The Arkansas Journal of Social Change and Public Service will host its inaugural symposium event, “Food for Thought: A Symposium Devoted to Food, Policy, and Community in Arkansas,” from 9 a.m. to 4 p.m. Friday, Oct. 26, at the Friday Courtroom at the UALR William H. Bowen School of Law.
Examining issues that affect food at both the macro and micro levels, panelists and presenters will explore a wide variety of issues from food trucks to farmers markets and “locally sourced” restaurants to large-scale agricultural operations.
The symposium will also address food scarcity and the novel solutions Arkansans are developing to address hunger while considering the availability of nutritious food as legislative and social justice issues.
The Arkansas Journal of Social Change and Public Service examines issues lying at the intersection of policy, public interest, academia, and the law. Published exclusively online, the journal emphasizes interdisciplinary analysis and seeks content not only from legal scholars, but also from academics, as well as advocates, students, and members of the general public.
Organizers said exploring society’s policies toward food, food security, agriculture, commerce, public health, and ethics is more important than ever.
Speakers include sociology and political science professor John Gaber of the University of Arkansas at Fayetteville; Sharon Priest, executive director of the Downtown Little Rock Partnership; Kathy Webb, executive director of Arkansas Hunger Relief Alliance; Phyllis Haynes, executive director of the Arkansas Foodbank; Trent Roberts, founding board member of the Arkansas Foodbank; Annette Dove, executive director of Targeting Our People’s Priorities With Service (TOPPS); Jody Hardin, co-owner of Hardin Farms and founder, the Certified Arkansas Farmers Market; and Corri Bristow Sundell and Jack Sundell, founders and co-owners of The Root cafe.
9 a.m. to 9:45 a.m. – The History of Street Vending in America; a presentation on street vending from our nation’s infancy to present day.
10 a.m. to 11:45 a.m. – Food Trucks in the Little Rock Landscape; panelists discuss the emergence of food trucks in central Arkansas, some of the novel ways in which they bring new food to new audiences, combat food deserts, and coexist – or not – with brick-and-mortar restaurants.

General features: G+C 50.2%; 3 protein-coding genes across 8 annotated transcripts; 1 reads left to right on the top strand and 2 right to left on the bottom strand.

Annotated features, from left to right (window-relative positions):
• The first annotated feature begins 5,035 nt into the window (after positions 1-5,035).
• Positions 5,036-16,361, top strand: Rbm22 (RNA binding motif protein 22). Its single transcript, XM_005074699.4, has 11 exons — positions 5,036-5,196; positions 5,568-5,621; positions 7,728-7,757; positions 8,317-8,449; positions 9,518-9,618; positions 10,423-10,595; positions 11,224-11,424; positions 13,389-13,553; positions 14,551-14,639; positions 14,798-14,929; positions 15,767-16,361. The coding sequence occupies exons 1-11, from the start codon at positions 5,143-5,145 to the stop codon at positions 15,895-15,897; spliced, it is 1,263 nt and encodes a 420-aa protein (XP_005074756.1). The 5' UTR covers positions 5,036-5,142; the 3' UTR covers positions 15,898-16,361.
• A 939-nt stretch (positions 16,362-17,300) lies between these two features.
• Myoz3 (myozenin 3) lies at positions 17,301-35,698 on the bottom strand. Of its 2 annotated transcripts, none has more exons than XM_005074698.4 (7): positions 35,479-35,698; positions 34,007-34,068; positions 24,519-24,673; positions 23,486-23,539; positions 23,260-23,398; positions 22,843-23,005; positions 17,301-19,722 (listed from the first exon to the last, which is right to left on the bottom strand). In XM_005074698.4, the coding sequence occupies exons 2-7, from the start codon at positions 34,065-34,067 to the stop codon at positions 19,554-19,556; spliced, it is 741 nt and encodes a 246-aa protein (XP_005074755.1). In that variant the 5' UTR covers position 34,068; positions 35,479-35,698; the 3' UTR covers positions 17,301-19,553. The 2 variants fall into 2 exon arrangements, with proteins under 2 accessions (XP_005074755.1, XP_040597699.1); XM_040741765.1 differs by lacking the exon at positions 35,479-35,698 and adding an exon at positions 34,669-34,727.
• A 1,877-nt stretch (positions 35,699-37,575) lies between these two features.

11 a.m. to 11:45 a.m. – Trends in Food and Commerce in Arkansas; Has our landscape meaningfully changed, and has that changed our access to healthy food? What affects our attitudes: our kitchens or our take-out options? Is “healthy eating” truly a community issue, or is it luxury accessible only to certain socioeconomic strata? What are the roles, both symbiotic and individual, of restaurants, growers, farmers markets, and community gardens in achieving food security?
1 p.m. to 1:45 p.m. – What is Corporate America’s Role in Food Security? Panelists discuss whether and how big business plays a role in combating food insecurity, along with attendant policy concerns in providing food safely and efficiently on a regional, national, and global scale.
2 p.m. to 2:45 p.m. – Food Insecurity on the Local Level – Problems and Solutions; Panelists examine the current landscape of food insecurity in Arkansas and look at solutions that are being implemented in the state.
3 p.m. to 3:45 p.m. – Frontiers of Food Security – Social Justice Implications and Legislative Solutions; Access to food as a social justice issue: is there an affirmative duty of states to eliminate food insecurity through legislation and funding? How can we harness the power of state agencies, state lawmaking authority to combat food insecurity? Should we? What are the boundaries?